32: Oral Health Promotion

Chapter 32

Oral health promotion


LEARNING OUTCOMES
By the end of this chapter you should be able to:
1. Distinguish between oral health promotion and oral health education.
2. Briefly explain the Ottawa Charter – an international health promotion initiative.
3. Be aware of Department of Health guidance and national/local promotion initiatives.
4. Explain why oral health promotion is not always effective.
5. Think about the future of promotion and its potential impact.

WHAT IS ORAL HEALTH PROMOTION?

It is easy to confuse the terms oral health education and oral health promotion, and it is important for oral health educators (OHEs) to know the difference between the two terms and where the two areas overlap.

Oral health education is part of the wider aspect of oral health promotion, which involves local, national and even international programmes and cooperation: ‘Oral health promotion attempts to make the healthier choices the easier choices‘ [1] – through wide-ranging policy-driven international, national and local initiatives, which either target the population directly or are communicated via educators.

THE OTTAWA CHARTER

In 1986, the World Health Organisation (WHO) produced a document called The Ottawa Charter, which is an example of an international health promotion initiative.

The Charter is an international agreement that was signed at the First International Conference on Health Promotion in Ottawa (Canada). It set in motion a series of research studies and initiatives among international organizations, national governments and local communities to achieve a goal of Health for All by the year 2000, and better health promotion beyond.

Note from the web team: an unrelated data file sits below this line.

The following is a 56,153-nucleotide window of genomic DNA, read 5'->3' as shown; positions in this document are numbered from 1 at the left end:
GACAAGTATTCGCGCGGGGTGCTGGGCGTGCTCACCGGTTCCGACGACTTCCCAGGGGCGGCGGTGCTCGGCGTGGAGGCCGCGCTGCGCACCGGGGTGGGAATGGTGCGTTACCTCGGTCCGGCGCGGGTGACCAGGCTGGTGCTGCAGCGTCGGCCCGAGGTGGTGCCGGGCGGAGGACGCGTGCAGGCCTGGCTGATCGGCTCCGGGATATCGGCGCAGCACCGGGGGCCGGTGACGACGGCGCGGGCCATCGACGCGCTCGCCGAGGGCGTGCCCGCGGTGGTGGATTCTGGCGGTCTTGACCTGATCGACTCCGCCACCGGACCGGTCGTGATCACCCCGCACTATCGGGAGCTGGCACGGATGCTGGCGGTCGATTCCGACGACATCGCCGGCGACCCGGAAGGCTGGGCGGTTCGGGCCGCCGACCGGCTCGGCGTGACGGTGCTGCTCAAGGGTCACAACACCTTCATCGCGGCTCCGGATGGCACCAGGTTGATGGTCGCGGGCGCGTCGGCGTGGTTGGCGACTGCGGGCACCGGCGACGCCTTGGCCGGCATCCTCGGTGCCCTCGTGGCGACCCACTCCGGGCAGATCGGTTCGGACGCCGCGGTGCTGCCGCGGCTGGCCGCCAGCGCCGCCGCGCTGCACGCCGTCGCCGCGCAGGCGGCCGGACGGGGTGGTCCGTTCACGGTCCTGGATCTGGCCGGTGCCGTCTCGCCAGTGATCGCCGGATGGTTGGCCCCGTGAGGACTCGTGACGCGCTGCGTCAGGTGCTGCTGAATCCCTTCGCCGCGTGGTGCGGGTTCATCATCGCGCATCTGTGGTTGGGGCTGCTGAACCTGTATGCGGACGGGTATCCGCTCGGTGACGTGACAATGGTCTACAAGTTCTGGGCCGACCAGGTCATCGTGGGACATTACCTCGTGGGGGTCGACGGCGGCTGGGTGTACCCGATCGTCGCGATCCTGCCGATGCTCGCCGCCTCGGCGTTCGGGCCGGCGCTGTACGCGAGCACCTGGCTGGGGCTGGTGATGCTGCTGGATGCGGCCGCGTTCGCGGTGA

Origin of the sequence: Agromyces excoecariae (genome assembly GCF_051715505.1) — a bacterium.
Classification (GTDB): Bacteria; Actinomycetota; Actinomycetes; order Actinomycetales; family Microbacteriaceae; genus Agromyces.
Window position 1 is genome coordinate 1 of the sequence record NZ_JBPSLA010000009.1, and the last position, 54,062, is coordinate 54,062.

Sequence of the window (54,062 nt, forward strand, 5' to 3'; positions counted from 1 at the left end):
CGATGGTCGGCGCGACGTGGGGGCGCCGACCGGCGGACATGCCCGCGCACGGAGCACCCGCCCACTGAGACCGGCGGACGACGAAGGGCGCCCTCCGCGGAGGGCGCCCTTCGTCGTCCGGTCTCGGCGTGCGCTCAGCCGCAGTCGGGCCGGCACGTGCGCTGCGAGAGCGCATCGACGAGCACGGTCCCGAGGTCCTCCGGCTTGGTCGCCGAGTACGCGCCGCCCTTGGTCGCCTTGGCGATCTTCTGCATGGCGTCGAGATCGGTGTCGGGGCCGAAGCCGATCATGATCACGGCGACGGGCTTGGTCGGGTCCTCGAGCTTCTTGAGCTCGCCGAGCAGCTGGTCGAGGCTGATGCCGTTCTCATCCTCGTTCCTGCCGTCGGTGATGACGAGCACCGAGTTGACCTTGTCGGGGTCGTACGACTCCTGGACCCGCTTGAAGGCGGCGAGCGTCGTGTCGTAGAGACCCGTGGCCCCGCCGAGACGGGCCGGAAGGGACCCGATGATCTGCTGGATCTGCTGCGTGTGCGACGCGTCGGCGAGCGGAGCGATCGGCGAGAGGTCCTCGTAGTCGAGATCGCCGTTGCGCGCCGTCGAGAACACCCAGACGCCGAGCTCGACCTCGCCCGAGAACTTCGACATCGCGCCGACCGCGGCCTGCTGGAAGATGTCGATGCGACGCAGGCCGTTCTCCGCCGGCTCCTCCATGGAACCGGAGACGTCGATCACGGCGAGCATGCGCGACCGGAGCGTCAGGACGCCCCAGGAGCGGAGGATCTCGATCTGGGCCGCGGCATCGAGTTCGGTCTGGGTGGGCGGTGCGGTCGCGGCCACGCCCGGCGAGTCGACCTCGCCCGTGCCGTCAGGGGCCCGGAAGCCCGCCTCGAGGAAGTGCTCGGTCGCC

Strategies in the Charter included [2]:

  • Building healthy public policy (e.g. legislation exempting toothpaste from VAT, adding fluoride to water).
  • Local authority healthy eating policies.
  • Creating supported environments (putting policies into action by making the healthy choices easy).
  • Developing individual knowledge and skills in those who deal with the public, including doctors, dental personnel, pharmacists, caterers, teachers and nursery staff.
  • Supporting community action – working with voluntary groups in communities to care for the health in their particular community.
  • Re-orientating health services towards prevention and ensuring that all health professionals give the same message.

DEFINING PEOPLE’S NEEDS

If oral health promotion is to be effective, it is recognised that the Ottawa Charter needs to be implemented (for authorities, organisations, groups and individuals), continually revised and delivered to the public in acceptab/>

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Jan 4, 2015 | Posted by in General Dentistry | Comments Off on 32: Oral Health Promotion
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